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New mentorship program in Detroit aims to break poverty cycle

98% of the children in the program wait to parent until they’re in their 20s

DETROIT – A new program in Detroit aims to end generational poverty by pairing children who have had adverse experiences with a paid, professional mentor for 12 years.

It’s a unique idea that has proven successful in other cities -- and now, Friends of the Children is starting a Detroit chapter.

Friends of the Children’s goal is to give children a consistent and caring adult in their life. The nonprofit pairs children who face several systemic obstacles with a professional mentor, called a Friend.

“Just being able to be a part of an organization that sees the value in the long-term relationship and that really attracted me to Friends of the Children,” said Lara Ahrens.

Mentors work with children from from age 4 until they graduate high school.

“It doesn’t necessarily erase things that kids go through, but just having one support person in their life can kind of change their outlook,” Ahrens said.

“They take the idea of mentorship out of the volunteer realm and raise it to someone who has a bachelor’s degree,” said Kevin Finch. “Someone who’s dedicated to have time and space and resources for a particular child.”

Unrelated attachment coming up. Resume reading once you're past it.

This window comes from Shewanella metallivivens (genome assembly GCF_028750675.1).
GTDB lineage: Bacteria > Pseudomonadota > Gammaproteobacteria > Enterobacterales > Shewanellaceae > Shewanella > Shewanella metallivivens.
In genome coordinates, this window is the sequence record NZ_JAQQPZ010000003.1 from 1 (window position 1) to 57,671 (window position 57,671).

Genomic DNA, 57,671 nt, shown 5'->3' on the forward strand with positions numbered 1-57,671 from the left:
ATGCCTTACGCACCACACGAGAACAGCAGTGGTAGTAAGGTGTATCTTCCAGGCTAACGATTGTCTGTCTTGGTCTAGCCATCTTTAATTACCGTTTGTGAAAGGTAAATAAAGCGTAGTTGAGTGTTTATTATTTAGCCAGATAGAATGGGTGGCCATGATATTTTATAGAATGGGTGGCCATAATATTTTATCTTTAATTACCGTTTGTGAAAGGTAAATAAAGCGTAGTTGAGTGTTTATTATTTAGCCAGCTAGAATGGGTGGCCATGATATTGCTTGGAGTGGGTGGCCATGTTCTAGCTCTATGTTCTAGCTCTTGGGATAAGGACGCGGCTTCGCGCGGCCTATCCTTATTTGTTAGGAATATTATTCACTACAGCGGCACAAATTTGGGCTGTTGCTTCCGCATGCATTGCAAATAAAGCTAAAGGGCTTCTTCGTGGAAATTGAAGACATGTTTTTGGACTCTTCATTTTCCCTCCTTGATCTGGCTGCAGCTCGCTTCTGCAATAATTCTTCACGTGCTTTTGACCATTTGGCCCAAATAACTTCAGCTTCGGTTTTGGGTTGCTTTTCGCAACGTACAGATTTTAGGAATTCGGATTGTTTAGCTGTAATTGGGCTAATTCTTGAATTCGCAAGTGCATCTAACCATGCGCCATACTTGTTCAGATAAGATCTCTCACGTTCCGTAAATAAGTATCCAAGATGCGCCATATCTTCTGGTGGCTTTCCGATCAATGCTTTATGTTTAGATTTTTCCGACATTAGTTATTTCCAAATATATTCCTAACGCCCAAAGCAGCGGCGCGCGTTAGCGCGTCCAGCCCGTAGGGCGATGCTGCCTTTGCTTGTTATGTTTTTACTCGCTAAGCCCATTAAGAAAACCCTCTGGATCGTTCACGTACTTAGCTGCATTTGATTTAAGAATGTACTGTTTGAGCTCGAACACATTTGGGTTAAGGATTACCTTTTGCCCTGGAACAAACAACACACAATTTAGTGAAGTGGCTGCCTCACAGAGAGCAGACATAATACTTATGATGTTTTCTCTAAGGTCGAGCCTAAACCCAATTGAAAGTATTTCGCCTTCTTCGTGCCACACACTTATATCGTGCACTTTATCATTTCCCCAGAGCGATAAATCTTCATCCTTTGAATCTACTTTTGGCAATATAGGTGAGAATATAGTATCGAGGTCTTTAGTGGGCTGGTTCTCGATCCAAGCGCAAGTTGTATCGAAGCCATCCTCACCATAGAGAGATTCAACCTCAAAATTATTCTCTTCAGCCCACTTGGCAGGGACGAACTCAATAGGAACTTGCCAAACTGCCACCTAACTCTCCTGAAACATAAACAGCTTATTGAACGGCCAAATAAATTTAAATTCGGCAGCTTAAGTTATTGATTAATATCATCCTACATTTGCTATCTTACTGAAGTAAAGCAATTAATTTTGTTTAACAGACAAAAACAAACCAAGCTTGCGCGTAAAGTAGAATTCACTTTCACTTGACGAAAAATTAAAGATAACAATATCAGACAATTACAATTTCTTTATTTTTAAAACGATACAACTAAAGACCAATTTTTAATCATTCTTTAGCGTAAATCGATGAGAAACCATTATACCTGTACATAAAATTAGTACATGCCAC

Nicole McKinney, the executive director for Friends of the Children Detroit, said each mentor is individualized for each child with specific goals for that child.

The nonprofit also gives support to those taking care of the children.

“That can look like anything from connecting them with resources or helping them with parenting skills, getting them involved and then another big facet is just connecting the parent and trying to keep them involved with the child’s education,” Ahrens said. “It’s another thing that we really value. We’re obviously involved in their education, but also trying to strengthen the bond that the parent and the child share when it comes to education and just their relationship.”

The mentors aren’t limited to just school education when it comes to helping the children.

“I’m teaching one of my kids what integrity means,” Finch said. “He’s 4-years old. You can articulate what integrity means and what constitutes as an apology. Stuff like that that are life skills that are going to help them throughout their journey.”

A study from Friends of the Children found that for every dollar invested in the nonprofit, the community benefits by saving money in social costs later.

“Research shows that you can make the greatest impact when you start with them younger, so that’s another distinction in our model,” McKinney said. “Because if you can prevent a child from going into the juvenile justice system, or from becoming a parent before they’re able to afford a child, those costs are usually shifted to the community. It’s cost saving for the community by being more preventative than having to serve them after they’ve gotten into some type of trouble.”

According to the nonprofit, 93% of young people in the program have stayed out of the juvenile justice system and 83% graduate high school.

More information on Friends of the Children Detroit can be found on its official website or its official Facebook page here.


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